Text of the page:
- not combed: unkempt hair.
- uncared-for or neglected; disheveled; messy: unkempt clothes; an unkempt lawn.
- unpolished; rough; crude.
Origin of unkempt
Related Words for unkemptshaggy, scruffy, dilapidated, neglected, grungy, grubby, disheveled, messy, bedraggled, coarse, crude, dirty, disordered, rough, slipshod, slovenly, tousled, unclean, unimproved, unpolished
Examples from the Web for unkempt
Contemporary Examples of unkempt
Lemkin hung around the proceedings, disheveled and unkempt, but determined.The Man Who Invented the Word ‘Genocide’
November 19, 2014
The typically fresh-faced, photogenic 31-year-old actor is sporting a bushy, unkempt, downright Biblical-looking beard.Andrew Garfield on the Evils of Capitalism, the Hacking Scandal, and Criticism of ‘Spider-Man 2’
September 10, 2014
Al Pacino comes dressed in black and gray, wearing multiple bracelets and an unkempt tuft of hair poking up from his scalp.Al Pacino Does What He Wants to Do: 'The Humbling,' Scorsese, and That 'Scarface' Remake
September 9, 2014
Strands of unkempt white hair wave above his head like an anti-surrender flag.Can This Ornery Socialist Spoil the Clinton Coronation?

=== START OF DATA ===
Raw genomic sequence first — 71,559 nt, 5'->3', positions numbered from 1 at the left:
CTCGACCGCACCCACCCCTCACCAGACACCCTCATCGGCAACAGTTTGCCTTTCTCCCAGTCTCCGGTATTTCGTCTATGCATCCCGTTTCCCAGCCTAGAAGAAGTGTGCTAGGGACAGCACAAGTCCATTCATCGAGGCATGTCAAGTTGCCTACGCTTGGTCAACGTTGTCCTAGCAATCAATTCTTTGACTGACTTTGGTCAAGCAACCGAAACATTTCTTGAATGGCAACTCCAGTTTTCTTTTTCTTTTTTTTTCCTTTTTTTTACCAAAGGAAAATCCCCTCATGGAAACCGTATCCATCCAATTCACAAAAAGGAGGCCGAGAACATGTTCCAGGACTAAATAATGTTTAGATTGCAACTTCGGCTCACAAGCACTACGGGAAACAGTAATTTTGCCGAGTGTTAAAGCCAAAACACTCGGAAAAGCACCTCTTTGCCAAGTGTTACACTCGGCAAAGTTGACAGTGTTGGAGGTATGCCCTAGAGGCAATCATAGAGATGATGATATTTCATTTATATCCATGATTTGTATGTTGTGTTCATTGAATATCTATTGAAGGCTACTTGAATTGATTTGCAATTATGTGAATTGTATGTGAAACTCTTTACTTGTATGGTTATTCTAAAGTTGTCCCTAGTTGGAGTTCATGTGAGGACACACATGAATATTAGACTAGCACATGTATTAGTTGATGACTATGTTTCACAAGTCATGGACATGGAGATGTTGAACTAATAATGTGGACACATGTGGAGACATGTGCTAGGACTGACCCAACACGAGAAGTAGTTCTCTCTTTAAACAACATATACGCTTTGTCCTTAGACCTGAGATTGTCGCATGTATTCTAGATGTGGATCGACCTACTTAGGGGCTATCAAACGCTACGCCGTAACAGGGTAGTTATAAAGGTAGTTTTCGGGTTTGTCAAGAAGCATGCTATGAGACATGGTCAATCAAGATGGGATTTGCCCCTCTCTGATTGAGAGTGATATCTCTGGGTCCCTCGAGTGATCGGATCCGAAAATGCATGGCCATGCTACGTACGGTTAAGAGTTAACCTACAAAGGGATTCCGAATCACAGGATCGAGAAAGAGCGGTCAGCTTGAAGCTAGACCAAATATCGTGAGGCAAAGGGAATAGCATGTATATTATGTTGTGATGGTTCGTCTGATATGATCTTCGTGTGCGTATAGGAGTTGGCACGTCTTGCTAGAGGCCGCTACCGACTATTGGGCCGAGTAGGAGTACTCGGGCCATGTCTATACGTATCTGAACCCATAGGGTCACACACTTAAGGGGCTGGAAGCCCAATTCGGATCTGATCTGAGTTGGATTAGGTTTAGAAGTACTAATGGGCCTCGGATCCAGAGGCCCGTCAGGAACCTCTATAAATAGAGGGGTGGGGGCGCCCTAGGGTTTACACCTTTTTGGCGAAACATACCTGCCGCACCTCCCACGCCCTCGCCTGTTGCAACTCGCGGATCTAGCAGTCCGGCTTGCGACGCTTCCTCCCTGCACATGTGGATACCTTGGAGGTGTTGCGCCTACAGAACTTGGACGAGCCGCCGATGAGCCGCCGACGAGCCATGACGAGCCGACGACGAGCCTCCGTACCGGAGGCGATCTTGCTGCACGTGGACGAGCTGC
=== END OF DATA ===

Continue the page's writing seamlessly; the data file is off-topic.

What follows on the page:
July 2, 2014
Today, instead of men performing backbreaking work on creaking machinery, unkempt grass bends in the light breeze.The Grape King from Shogunate Japan
Debra A. Klein
April 3, 2014
Historical Examples of unkempt
He ran through the unkempt garden, and was quickly at the door.The Dare Boys of 1776
Stephen Angus Cox
Shorn was the unkempt mop of hair and vanished the impudent swagger.Cy Whittaker's Place
Joseph C. Lincoln
He even began a smile in the shadows of his unkempt moustache.The Market-Place
There were two rough-haired, unkempt horses in the tumble-down stable.The Return of Sherlock Holmes
Arthur Conan Doyle
Peter knew me not at first, so changed and unkempt was I with my long journeyings.Sir Ludar
Talbot Baines Reed
- (of the hair) uncombed; dishevelled
- ungroomed; slovenlyunkempt appearance
- archaic crude or coarse
Word Origin for unkempt
1570s, from un- (1) "not" + kempt "well-combed, neat," from variant past participle of Old English cemban "to comb," from Proto-Germanic *kambijan, from *kamb- "comb" (see comb). Form unkembed is recorded from late 14c. The verb kemb is rare after 1400s, but its negative past participle form endures.